I also wish to remember Harry Caldwell for the fund he bequeathed to our library and of the interest, which continues to give us an additional sum each year for books. We are very lucky to have such patrons interested in the Milo Free Public Library.

Library Winter Hours
Mon, Wed, Fri : 2:00 - 8:00 p.m.
Sat : 2:00 - 4:00 pm



GRAY'S 8 4
COLE'S 4 8
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     Three Rivers Kiwanis is once again planning the Secret Santa program and we need your help! There is a Secret Santa Fund account set up at Maine Savings in Milo. Please help us make a special Christmas for area children by donating to the fund. As always, the role of Santa is being played by Murrel Harris. He is gathering names for Mrs. Claus (Janet Richards) and her elves (Kiwanians) to use when they head up to the North Pole to do their shopping. Remember…Christmas is for kids!

Historical Review
Milo Woman 58 years in Hotel Business
Milo Town Crier, ca 1972, by Edna L. Bradeen
(Submitted by C.K. Ellison, 2002)
     Mrs. Laura Dillon, owner and proprietor of the "Dillon House" at Milo is a most interesting and a most unusual woman. In this modern day and age, the average person looks forward to retirement almost before they get started in the business of earning a living. Not so Mrs. Laura Dillon who will be 81 on July 18th and who is still very much in command of her business which she has operated since 1914.
     Laura Packard Dillon was born at Grand Isle, Maine, on July 18, 1886, the daughter of Mary Brown and Peter Packard. She was educated in the Greenville schools, the family moving there when Laura was 8 years of age. On September 12, 1905, (her mother's birthday), she was married to Walter Dillon in a marriage ceremony performed at St. John's Episcopal Church at Brownville Junction. Following the wedding the Dillon's plunged immediately into the rooming business where they continued to run the Canadian Pacific Railroad House at Brownville Junction, the business in which Mr. Dillon was already established.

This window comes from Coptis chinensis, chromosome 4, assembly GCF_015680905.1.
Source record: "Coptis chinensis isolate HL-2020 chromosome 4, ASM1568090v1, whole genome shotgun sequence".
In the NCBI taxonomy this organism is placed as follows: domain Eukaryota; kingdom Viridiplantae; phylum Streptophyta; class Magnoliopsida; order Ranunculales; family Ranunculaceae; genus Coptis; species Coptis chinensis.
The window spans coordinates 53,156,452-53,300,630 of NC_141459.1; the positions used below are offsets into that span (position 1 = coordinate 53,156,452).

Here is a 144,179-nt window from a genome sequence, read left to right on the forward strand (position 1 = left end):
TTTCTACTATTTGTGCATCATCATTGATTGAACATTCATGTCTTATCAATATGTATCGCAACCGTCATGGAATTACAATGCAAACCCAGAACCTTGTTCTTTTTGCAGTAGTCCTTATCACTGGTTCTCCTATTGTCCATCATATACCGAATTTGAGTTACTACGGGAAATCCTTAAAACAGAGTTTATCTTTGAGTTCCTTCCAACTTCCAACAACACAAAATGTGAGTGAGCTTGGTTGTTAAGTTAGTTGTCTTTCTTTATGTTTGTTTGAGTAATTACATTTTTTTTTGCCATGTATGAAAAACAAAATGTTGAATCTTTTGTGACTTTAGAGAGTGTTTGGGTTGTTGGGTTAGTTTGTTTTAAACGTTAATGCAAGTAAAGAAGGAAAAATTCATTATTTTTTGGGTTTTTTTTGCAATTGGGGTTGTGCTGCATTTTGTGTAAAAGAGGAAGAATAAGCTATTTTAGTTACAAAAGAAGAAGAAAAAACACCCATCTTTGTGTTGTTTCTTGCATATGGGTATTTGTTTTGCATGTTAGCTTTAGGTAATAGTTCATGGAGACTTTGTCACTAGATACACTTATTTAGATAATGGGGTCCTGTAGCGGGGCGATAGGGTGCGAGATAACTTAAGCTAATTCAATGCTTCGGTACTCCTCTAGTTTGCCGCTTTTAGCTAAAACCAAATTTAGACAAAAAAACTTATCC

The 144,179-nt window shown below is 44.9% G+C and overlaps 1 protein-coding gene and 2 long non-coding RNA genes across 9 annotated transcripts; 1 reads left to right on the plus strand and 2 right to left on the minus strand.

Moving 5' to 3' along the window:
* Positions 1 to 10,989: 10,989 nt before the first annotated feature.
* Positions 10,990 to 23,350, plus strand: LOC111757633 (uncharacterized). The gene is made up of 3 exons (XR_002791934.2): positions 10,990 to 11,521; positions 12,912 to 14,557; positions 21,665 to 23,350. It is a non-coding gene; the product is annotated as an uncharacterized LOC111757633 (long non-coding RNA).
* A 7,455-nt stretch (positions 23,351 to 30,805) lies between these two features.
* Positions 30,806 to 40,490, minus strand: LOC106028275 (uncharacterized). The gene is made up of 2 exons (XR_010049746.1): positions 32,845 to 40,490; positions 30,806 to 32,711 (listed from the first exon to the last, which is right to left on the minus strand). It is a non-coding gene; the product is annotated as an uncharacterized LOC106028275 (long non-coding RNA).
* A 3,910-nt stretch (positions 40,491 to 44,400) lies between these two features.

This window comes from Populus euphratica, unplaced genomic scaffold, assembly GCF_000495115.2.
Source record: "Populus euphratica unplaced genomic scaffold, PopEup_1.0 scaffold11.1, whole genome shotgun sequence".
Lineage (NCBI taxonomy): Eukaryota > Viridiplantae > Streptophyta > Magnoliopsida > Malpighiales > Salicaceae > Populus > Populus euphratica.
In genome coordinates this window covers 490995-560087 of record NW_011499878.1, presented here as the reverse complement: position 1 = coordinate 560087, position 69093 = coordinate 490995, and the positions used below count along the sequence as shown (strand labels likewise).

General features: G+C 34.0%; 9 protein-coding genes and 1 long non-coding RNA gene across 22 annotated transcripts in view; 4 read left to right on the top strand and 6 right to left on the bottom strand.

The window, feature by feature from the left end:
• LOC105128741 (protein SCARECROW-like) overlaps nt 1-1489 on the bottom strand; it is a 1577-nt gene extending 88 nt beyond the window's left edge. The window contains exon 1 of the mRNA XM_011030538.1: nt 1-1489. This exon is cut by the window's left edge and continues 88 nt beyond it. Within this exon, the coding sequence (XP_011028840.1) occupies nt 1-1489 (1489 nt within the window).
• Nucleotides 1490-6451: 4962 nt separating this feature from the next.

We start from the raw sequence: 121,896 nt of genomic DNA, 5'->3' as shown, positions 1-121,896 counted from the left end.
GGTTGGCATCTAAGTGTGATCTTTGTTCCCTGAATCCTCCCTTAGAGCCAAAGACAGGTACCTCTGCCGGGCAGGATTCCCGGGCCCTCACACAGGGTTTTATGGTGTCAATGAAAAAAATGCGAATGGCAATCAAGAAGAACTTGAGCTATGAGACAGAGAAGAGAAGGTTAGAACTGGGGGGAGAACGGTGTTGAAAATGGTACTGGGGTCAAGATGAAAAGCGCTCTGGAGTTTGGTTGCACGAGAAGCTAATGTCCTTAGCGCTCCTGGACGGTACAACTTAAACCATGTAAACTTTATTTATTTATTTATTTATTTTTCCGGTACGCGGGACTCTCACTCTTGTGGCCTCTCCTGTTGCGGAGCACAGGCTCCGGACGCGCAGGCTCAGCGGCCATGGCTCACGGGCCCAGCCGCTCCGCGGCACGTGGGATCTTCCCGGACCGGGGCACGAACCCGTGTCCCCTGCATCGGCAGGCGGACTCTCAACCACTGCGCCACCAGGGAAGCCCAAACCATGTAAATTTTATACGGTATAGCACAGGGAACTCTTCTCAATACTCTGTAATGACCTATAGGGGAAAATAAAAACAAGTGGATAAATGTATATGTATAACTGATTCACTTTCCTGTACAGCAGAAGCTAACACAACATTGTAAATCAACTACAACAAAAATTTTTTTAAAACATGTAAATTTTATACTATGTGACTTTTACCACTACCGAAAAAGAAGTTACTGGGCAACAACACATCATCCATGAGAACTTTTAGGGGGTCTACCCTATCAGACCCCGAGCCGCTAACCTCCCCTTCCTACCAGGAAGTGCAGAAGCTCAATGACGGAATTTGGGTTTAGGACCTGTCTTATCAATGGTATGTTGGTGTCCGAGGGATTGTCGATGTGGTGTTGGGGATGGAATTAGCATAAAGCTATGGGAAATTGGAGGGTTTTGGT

In 1909, the Dillons moved to Milo where they took over what was known as the Milo House, located on the island, and which was run by Mrs. Dillon's sister, Mrs. Minnie Bartley. This building was gutted by fire four years later, and this four-story building was later remodeled and was occupied by the Milo Farmer's Union until four years ago. A few months after the fire, the Dillons purchased the "Charles Blood" home, located on the site of the present Dillon House. This two and half story house was built high on a hill, overlooking the Milo business district and with a picturesque view of Sebec River.